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Suppose you have a flat EQ, vs an EQ that is boosted by the same amount on each frequency (so that the new frequency is still a flat line, but just shifted upwards. Will these two settings sound the same, and are they the same mathematically/physically?

Edited slightly to make clear that there are two different questions

As another question, I'm also curious because a lot of "acoustic" EQ settings has every frequency boosted (it's no longer flat, but every frequency gets boosted by some amount). I'm wondering whether it is necessary/redundant to boost every frequency, or is only the relative settings important. For example, this is the Spotify acoustic EQ settings. I am wondering what is the effect of boosting all of the frequencies. Can you generate the same final sound by only boosting some of the frequencies? Why are all of them boosted to some degree? As an extension, can you generate the same sound by depressing all of the frequencies, in some combinations?

enter image description here

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    I’ll leave the answer to the folks who are more technically inclined in the audio department but you can see that this is close but not truly flat with everything boosted. It slopes down, up and down again from low to high. Also if there are any overlaps or gaps in the center eq frequencies because of their bandwidths that will create peaks and valleys in the curve. Commented Jun 9 at 18:38
  • Although I like Lazy's answer it may not be exactly what you are getting at, yes, if you boost all frequencies identically of a given signal then it is the same as just increasing the volume on that signal. A signal is made up of its time representation and its frequency representation. If you boost all the components of the frequency representation by the same amount then you have just amplified the signal. However it will not be easy to boost all frequencies equally with an analog or typical digital eq.
    – OwenM
    Commented Jun 10 at 0:13
  • Since frequency is based on time, and therefore a frequency can virtually be between near to 0 and infinite, the answer would be that a physical/digital EQ boost (or decrease) will never result in an actual "flat", mathematically speaking. That said, considering proper approximation, common human hearing capabilities and excluding artefacts in both physical world (see Tartini tones) and digital realm (aliasing issues), there would be no perceivable difference. Commented Jun 10 at 3:51
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    That is incorrect, unless you are assuming that an EQ must be made up of finitely many frequency bands with bandwidth limited to both sides. Also then in digital realm you tend to have a frequency bounded signal. So you are able to work on blocks of finite frequencies. Means there is little you cannot do.
    – Lazy
    Commented Jun 10 at 7:30
  • Alan, I'm confused - your example image is not a straight line at all? So no, that is not at all "the same as just increasing volume". Note that the differences in heights between the six white points a INCREDIBLY LARGE, by eye as much as a decibel or so!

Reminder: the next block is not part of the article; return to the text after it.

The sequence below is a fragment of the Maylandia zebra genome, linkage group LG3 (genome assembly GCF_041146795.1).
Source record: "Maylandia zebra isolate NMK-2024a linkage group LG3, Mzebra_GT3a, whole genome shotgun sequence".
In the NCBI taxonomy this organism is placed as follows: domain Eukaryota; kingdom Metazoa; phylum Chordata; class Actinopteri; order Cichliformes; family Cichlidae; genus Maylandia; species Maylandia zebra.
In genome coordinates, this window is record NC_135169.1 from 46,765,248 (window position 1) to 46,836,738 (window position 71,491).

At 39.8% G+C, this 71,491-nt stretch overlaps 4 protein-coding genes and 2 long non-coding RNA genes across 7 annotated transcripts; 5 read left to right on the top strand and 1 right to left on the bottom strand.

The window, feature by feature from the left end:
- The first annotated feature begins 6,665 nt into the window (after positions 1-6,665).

– Fattie
    Commented Jun 10 at 12:38

2 Answers 2

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The answer is as always: It depends. With classic analogue EQs you’d not be free in terms of response curve. Rather you’d have multiple bandfilters combined with pots cutting a part to ground (passive) or amps (active). The flexibility of the EQ would then also depend on the amount of bands as well as the design (e.g. quality of the filters and stuff). But as you cannot models every response clearly here there is a clear difference between boosting all bands or increasing total volume.

Now with digital eqs there is no need for such a simplification. In theory you can apply any resonance curve. But then it depends on the implementation. Spotify here might use some sort of Spline interpolated curve, which of course models offsets without problems, so yes, in this case it should probably work as well if shifted down.

One reason why this preset is boosted over the whole frequency range might be that people tend to confuse loudness with quality. So playing to music a bit louder might lead to an impression of higher quality. Or it might also be that Spotify will automatically take off 12dB or something when using EQ to allow for headroom, so using a generally boosted approach might be closer to the sound without EQ.

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    Presumably a complex EQ would have non-linear effects on the phase of the signal too?
    – gidds
    Commented Jun 10 at 13:14
  • @gidds With analogue EQs definitely. With digital it depends on how you do it. If you do classic convolution with the fourier backtransform of the response curve and you want to keep the back transform real valued, then the response curve might be complex valued, so induce a (still linear) frequency dependent phase shift. But as the constant curve transforms to a delta at 0 a general gain over the whole spectrum will not induce phase shift.
    – Lazy
    Commented Jun 10 at 15:46
  • Thanks a lot for the answer! I don't think I fully understand though; is there somewhere where I can read about analogue/digital EQs? About the point made in your last paragraph, suppose that you use the acoustic EQ, but then decrease the total volume so that the volume is the same as the flat EQ. Then, the loudness aspect wouldn't make a difference? So I'm a little confused why every frequency range is boosted; it doesn't really make sense why one should ever want to boost every frequency by some amount; my intuition is that if you shift everything down it should be the same
    – Alan Chung
    Commented Jun 10 at 18:51
  • Maybe it's that if you shift everything down, the ratios get a little screwed up?